Australia’s New Debt Record Portends Trouble Ahead

A NAB survey has revealed that old habits die hard.  After reigning in debt fuelled spending post the ‘wakeup call’ that was the GFC, it seems Aussies are piling back into debt again at a record rate.  That this comes amid low wage growth (as we reported yesterday) has seen debt to income levels reach a new all-time high.  Australian households now have more than twice the debt than their annual income (202%), up an eye watering 66% on the 120% it was just at the beginning of this century.  Only the Swiss exceed this, and not by much.  By quantum we’ve borrowed an incredible $2.5 trillion.

The latest ANZ-Roy Morgan survey has consumer confidence at a 2.5 year low on concerns about the economy, and yet borrowing increases?  Apart from piling more into property, that contradiction of fear and yet more debt also indicates a drawing down of equity against the home to fund consumption.  So what could possibly go wrong?

NAB senior economist Kieran Davies notes "High debt levels leave households vulnerable to any shock to the labour market and underpin high debt-servicing ratios,"

ABC’s 7.30 Report this week has been running a 4 part series by their economist Alan Kohler on the dim state of the Australian economy.  Gerard Minack, economist and principal at Minack Associates, told 7.30:

"Why are Australians so in debt? Because we went out and bought houses.

Not built houses, went out and bought them and pushed the prices up to among the most expensive in the world.

It is literally a house of cards.

Ultimately, now, the best way is a slow and steady decline in house prices relative to income.  I guess a benign scenario would be perhaps small little corrections, not unlike what we've had.

I think we would be pretty lucky to get away with that, because these house prices are now at such a high level.

So you better have your fingers crossed and hope we don't have another recession for the next 10 years because that's how long it's going to take.

If we do have a recession in that interim period, wow, housing is really a risk."

The threat doesn’t just come from within either.  The fact is, a lot of our debt is sourced from overseas.  Dr Ian Manning from National Economics, via ABC warns:

“Dr Manning says the ultimate flow-on from continued high debt levels is the risk of a financial and economic crisis if Australia's overseas creditors get nervous about our ability to repay what we owe them on time and in full.

"If foreign lenders begin to take a dim view of Australia and, particularly, its banks, they'll be reluctant to reinvest, they may require a higher interest rate, they may, in the last instance, simply refuse, in which case you've got big problems," he says.”

The point above about buying existing homes not new ones is critical to the broader economic equation.  Our government continues to try and push more and more people into housing and the RBA, who look set to cut rates again in February and possibly even next month, are happy to facilitate that with lower debt costs (for now).  The government’s agenda is to support our property sector, our second biggest, but if people aren’t buying new homes that does nothing more than push up prices.  SQM Research just reported too that we are seeing a decline in both dwelling commencements and approvals (meaning less in the pipeline):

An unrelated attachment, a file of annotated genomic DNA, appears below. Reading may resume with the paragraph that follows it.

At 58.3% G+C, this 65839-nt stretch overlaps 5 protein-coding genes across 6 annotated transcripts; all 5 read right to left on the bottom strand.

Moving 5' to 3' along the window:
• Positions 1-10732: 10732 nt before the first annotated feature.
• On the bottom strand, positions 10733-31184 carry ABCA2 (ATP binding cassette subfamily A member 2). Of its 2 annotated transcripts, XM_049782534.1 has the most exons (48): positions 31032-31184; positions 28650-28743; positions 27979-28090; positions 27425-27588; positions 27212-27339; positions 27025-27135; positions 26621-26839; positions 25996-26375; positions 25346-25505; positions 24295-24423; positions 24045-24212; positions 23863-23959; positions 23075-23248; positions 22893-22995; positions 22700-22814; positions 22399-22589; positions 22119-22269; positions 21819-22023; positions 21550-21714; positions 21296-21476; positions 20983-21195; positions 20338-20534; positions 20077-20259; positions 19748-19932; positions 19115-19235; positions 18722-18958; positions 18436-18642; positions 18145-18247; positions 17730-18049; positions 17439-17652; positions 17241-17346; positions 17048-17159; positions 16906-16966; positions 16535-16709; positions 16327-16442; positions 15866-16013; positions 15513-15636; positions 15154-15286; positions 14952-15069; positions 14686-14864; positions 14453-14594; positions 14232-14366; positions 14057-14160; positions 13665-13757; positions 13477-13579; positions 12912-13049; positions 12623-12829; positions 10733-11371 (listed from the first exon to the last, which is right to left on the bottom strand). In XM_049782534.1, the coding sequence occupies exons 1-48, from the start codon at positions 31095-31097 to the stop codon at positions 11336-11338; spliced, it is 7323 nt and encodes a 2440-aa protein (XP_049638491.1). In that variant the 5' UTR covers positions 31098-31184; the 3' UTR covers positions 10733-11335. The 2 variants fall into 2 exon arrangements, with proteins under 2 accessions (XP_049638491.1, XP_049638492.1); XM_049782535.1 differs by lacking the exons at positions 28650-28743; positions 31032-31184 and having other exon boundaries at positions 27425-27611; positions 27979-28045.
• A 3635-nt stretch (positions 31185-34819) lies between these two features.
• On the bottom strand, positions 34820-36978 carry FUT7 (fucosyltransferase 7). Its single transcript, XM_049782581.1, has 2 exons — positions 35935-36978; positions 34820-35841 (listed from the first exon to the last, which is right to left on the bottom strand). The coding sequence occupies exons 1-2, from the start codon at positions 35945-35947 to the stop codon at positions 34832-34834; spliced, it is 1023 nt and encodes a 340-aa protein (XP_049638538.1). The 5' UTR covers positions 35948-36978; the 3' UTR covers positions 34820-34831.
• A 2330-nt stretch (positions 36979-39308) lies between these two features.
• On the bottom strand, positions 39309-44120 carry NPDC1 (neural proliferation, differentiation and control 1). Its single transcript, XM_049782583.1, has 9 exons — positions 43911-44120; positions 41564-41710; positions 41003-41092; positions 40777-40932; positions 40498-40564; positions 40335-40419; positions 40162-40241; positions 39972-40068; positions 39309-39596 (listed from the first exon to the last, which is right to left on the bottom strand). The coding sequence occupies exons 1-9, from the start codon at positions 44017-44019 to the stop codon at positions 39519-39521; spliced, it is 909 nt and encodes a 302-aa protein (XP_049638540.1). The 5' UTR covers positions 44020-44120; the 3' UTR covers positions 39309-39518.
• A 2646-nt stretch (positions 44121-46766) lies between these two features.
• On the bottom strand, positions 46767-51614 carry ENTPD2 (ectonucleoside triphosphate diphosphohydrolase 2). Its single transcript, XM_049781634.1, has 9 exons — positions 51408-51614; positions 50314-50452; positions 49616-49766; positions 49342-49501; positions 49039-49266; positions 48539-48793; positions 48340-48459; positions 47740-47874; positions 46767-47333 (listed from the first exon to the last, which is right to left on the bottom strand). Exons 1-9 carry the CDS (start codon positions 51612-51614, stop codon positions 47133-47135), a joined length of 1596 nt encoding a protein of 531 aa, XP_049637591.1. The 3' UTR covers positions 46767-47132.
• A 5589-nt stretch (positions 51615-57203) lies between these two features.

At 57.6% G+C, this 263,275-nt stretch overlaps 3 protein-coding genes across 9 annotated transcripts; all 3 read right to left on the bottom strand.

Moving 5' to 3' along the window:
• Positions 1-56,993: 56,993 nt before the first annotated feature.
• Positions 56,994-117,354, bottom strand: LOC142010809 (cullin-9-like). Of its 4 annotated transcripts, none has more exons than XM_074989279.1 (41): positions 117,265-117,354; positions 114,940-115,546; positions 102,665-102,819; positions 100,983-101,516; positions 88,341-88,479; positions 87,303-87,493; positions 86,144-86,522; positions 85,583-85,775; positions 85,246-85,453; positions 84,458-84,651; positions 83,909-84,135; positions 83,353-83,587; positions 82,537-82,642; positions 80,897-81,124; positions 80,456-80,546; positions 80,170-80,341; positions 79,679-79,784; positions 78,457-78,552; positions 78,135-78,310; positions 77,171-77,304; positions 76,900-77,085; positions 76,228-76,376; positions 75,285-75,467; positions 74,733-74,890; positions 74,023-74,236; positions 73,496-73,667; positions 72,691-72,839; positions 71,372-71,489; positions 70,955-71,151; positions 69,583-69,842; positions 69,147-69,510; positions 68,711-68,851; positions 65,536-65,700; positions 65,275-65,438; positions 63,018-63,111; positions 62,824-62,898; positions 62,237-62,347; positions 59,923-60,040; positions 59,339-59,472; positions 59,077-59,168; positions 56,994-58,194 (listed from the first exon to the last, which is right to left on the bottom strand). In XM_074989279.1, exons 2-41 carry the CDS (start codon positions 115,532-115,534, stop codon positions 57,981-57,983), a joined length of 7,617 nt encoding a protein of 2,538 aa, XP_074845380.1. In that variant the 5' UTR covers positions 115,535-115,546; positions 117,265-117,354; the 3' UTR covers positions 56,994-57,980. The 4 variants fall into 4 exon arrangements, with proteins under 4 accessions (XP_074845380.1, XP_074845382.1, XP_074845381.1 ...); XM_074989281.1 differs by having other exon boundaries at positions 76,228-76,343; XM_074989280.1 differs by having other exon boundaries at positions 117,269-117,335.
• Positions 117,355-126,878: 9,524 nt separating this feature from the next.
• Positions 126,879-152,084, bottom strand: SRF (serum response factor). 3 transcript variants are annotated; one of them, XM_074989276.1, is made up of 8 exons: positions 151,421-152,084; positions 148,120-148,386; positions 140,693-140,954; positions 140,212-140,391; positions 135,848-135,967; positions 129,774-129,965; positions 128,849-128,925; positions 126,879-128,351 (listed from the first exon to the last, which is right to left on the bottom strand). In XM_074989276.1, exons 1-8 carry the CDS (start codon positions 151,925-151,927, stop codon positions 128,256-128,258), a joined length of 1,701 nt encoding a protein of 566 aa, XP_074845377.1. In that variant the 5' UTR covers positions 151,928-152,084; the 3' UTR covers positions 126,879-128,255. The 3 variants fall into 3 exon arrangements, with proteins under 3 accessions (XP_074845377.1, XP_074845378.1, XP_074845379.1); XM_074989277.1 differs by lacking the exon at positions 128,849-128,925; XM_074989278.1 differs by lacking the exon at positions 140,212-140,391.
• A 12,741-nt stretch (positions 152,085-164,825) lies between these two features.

“To make matters worse, building approvals are still tracking south and are considerably lower than commencements. This means even more housing construction job losses are on the way over the course of 2020 and likely, 2021. This will happen despite the interest rate cuts, tax cuts and easier lending standards. As the building approvals illustrate, there has been no response as yet in the form of higher demand for new housing.”

This is a relatively fresh move and one not being fully appreciated or reported on.  The canary in the coal mine however is job ads for construction:

So what does all this mean for investors?  As we showed yesterday, traditional hard assets such as property and gold have been safe havens for economic turmoil over centuries.  However one is now coming off lows and one is looking perilously at the top.  One can be bought and sold in small, more liquid amounts, and one must be bought and sold in whole.  One can be bought and sold in minutes, one can take months in a difficult market to offload.  One is available to anyone on any budget wanting to protect their and their family’s future and one has a high barrier to entry.

Commentators increasingly talk about the broader population ‘sleep walking’ into the coming crisis.  It’s time to wake up and protect your future.